In resource-limited settings, decentralization of HIV care and treatment is a cornerstone of universal care and rapid scale-up. We compared trends in pediatric enrollment and outcomes at primary (PHF) versus secondary/tertiary health facilities (SHFs). Using aggregate program data reported quarterly from 274 public facilities in Kenya, Lesotho, Mozambique, Rwanda and Tanzania from January 2008- March 2010 trends were examined in the number of children < 15 years of age initiating antiretroviral treatment (ART) by facility type. Clinic-level lost to follow-up (LTFU) and mortality per 100 person years (PYs) on ART during the period by facility type were compared. During the two year period, 17,155 children enrolled in HIV care and 8,475 initiated ART in 182 (66%) PHFs and 92(34%) SHFs. PHFs increased from 56 to 182, while SHFs increased from 72 to 92 sites. SHFs accounted for 71% of children initiating ART; however, the proportion of children initiating ART each quarter at PHFs increased from 17% (129) to 44% (463) in conjunction with an increase in PHFs during observation period. The average LTFU and mortality rates for children on ART were 9.8/100PYs and 5.2/100PYs, respectively at PHFs and 20.2/100PYs and 6.0/100PYs at SHFs. Adjusted models show PHFs associated with lower LTFU (Adjusted Rate Ratio, ARR=0.55; p=0.022) and lower mortality (ARR=0.66; p=0.028). The expansion of pediatric services to PHFs has resulted in increased numbers of children on ART. Early findings suggest lower rates of LTFU and mortality at PHFs. Successful scale-up will require further expansion of pediatric services within PHFs.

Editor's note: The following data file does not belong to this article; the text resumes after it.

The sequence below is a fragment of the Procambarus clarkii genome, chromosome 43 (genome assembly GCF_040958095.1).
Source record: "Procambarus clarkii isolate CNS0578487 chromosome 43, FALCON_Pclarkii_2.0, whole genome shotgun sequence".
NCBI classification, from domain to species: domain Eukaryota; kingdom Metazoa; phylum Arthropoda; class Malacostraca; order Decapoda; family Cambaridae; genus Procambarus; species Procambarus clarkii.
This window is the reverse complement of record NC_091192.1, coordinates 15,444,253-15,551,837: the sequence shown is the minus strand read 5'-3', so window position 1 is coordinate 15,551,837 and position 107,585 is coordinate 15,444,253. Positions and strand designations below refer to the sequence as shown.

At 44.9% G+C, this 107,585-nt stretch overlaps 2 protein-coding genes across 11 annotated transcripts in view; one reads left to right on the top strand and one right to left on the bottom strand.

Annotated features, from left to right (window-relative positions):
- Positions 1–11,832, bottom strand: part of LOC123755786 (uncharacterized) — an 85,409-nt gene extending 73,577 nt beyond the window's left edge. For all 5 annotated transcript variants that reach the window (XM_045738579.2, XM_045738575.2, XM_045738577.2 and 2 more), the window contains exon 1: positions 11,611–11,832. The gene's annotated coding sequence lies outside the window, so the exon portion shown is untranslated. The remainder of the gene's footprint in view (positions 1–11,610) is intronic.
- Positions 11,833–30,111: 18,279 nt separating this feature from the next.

Abstract access 

Editor’s notes: Early during treatment scale up pediatric ART remained a referral clinic intervention, limiting the enrollment of children and disrupting efforts to provide ‘one-stop’ visits for families with adults and children living with HIV. Barriers such as provider discomfort with pediatric ART have been addressed by increased training efforts as well as a public health approach of algorithm-based treatment. Increasingly pediatric ART is being provided in the same sites and by the same providers as other primary health services.

Africa
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Addressing barriers to universal access: focus on the pre-ART phase

Quantifying and addressing losses along the continuum of care for people living with HIV infection in sub-Saharan Africa: a systematic review.

Kranzer K, Govindasamy D, Ford N, Johnston V, Lawn SD. J Int AIDS Soc. 2012 Nov 19;15(2):17383.

Introduction: Recent years have seen an increasing recognition of the need to improve access and retention in care for people living with HIV/AIDS. This review aims to quantify patients along the continuum of care in sub-Saharan Africa and review possible interventions.